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Hidden History Tour of the University of Maine

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This is a contributing entry for Hidden History Tour of the University of Maine and only appears as part of that tour.Learn More.
This building is named in honor of students who served in World War II from the Class of 1944. Many students put their education, and sometimes new marriages and families, on hold to serve their country. One member of the class, Stephen L. Jacobs, who himself was the recipient of the Purple Heart and a Bronze Star, worked diligently to collect the stories of his fellow classmates who served. Read more about this brave class in the Background section below, and check back soon for an extension to this post on women during wartime.

WWII servicemen pictured in front of WWII. Unknown date.

Window, Plant, Building, Standing

Undated image of unidentified UMaine servicemen

Trousers, Military uniform, Headgear, Military person

World War II, University of Maine, men in war training class, Professor Benjamin Kent in center of front row. Professor Kent was the Institutional Representative of the Federal Security Agency, U.S. Office of Education, Engineering, Science and Management War Training.

Footwear, Trousers, Standing, Suit

From the earliest days on campus, students have been involved in the military, including the Civil War, Spanish American War, and both World Wars. Stephen L. Jacobs was a student at the University of Maine and a member of the historic Class of 1944, for which this building is named. In 1943, student enrollment dropped by roughly 40% as most male students enlisted. Jacobs, who had served in the ROTC during the build up to World War II, put his education on pause to answer the call of duty, leaving a new wife, Isabell Ansell, behind. He served in the Pacific theater from June 7th, 1943 to March 30th, 1946. He was awarded a Purple Heart for being wounded by tank fire, and a Bronze Star for heroic service.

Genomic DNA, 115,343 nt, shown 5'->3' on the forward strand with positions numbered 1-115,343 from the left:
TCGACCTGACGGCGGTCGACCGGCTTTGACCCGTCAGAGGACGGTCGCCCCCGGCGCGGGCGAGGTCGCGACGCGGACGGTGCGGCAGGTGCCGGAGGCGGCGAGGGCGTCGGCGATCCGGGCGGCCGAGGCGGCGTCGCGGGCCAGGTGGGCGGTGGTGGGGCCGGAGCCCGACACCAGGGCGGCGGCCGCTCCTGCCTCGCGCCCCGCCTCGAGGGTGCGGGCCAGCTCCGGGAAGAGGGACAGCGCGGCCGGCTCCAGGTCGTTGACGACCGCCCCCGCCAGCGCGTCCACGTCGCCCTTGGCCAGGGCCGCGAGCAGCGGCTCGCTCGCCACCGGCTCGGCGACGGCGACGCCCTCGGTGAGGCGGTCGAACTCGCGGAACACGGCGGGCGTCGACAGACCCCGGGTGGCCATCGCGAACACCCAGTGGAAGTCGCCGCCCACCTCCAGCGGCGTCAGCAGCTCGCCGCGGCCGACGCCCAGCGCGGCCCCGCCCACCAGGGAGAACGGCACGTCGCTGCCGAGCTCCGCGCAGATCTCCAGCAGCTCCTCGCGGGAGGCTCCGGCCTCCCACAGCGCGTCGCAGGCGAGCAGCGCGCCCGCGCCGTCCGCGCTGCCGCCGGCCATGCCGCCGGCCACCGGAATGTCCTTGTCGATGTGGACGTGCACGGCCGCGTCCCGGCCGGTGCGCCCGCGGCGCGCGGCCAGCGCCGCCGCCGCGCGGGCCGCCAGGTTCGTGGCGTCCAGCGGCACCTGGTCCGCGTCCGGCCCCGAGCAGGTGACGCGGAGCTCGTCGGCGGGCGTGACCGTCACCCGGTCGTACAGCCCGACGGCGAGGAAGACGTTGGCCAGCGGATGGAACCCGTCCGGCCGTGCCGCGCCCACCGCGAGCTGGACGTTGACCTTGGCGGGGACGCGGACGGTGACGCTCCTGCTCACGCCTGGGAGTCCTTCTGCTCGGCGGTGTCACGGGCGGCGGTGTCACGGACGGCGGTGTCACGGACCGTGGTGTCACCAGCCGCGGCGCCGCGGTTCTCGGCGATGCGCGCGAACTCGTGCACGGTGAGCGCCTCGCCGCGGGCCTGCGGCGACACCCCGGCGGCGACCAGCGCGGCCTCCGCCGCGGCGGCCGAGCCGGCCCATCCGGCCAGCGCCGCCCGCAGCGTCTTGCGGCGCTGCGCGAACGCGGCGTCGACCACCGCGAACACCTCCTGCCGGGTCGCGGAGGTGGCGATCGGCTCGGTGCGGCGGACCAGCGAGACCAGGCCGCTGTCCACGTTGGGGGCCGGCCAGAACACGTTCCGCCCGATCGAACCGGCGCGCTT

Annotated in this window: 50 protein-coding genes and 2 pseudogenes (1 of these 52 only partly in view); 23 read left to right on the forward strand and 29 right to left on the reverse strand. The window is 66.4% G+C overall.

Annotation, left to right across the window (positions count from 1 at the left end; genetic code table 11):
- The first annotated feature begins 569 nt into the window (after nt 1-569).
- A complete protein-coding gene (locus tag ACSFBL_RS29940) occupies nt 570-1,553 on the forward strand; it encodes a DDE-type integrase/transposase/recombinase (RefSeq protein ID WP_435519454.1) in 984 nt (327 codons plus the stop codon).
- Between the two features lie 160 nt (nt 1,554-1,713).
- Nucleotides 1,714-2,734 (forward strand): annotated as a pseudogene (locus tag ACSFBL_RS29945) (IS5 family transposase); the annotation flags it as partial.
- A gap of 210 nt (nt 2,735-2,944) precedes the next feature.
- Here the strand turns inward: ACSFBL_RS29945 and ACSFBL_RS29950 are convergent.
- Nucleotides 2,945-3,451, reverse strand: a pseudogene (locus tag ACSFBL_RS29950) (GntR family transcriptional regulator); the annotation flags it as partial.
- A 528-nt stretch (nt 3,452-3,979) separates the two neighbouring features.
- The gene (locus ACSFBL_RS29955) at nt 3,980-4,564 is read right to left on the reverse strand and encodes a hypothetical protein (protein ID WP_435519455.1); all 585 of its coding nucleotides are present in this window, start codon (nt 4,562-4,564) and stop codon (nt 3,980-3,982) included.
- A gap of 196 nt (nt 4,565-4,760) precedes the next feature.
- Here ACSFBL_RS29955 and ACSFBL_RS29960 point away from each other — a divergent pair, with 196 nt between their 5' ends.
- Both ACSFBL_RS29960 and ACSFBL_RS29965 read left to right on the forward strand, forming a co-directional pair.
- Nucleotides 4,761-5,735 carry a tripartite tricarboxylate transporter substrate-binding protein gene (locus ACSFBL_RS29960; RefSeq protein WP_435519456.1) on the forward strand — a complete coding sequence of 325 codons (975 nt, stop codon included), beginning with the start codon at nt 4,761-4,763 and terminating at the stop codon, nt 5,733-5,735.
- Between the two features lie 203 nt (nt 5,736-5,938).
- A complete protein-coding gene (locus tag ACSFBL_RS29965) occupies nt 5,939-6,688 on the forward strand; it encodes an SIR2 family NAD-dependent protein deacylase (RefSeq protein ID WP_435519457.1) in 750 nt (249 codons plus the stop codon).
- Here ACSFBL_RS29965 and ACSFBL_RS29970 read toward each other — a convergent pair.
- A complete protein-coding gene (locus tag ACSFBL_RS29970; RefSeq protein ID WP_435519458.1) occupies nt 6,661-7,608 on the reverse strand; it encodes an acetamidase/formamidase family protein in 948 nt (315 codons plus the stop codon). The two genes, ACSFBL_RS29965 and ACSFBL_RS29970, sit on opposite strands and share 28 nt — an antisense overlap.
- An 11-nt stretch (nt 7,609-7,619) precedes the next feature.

After the war he returned to UMaine to finish his education, taking advantage of GI Bill assistance towards tuition and living expenses. Efforts like FERA and larger Works Progress Administration initiatives mentioned in the previous tour stop paved the way for later government assistance programs like the GI Bill. By 1956, nearly 8 million veterans used the benefits to attend colleges or universities, and more than 5 million for other vocational training programs.

He graduated in 1947 with a bachelor’s degree in forestry, and pioneered Maine’s first high school course in forestry at Gould Academy in Bethel, Maine. Jacobs earned a Masters degree in education from UMaine in 1963 and went on to teach physics and chemistry at Dexter Regional High School for 17 years. 

As a tribute to the fellow UMaine students he served with, in the last decade of his life Jacobs created a history of the Class of 1944. Despite the likely difficulty in recalling traumatic memories of the war, Jacobs went to great lengths to recognize his classmates’ heroism. He collected stories and service records about his fellow students in service, both those who returned, and those fallen who never had the chance to come home. In total, 69 UMaine alumni lost their lives in the war. Their stories will live on in perpetuity in Fogler Library’s Special Collections thanks to Jacobs’ dedication. 

University of Maine. Class Of 1944 Advanced Infantry ROTC Records, UA RG 0010.005, Raymond H. Fogler Library Special Collections Department, University of Maine, Orono, Maine.

Image Sources(Click to expand)

University of Maine Photo Archives

University of Maine Photo Archives

University of Maine Photo Archives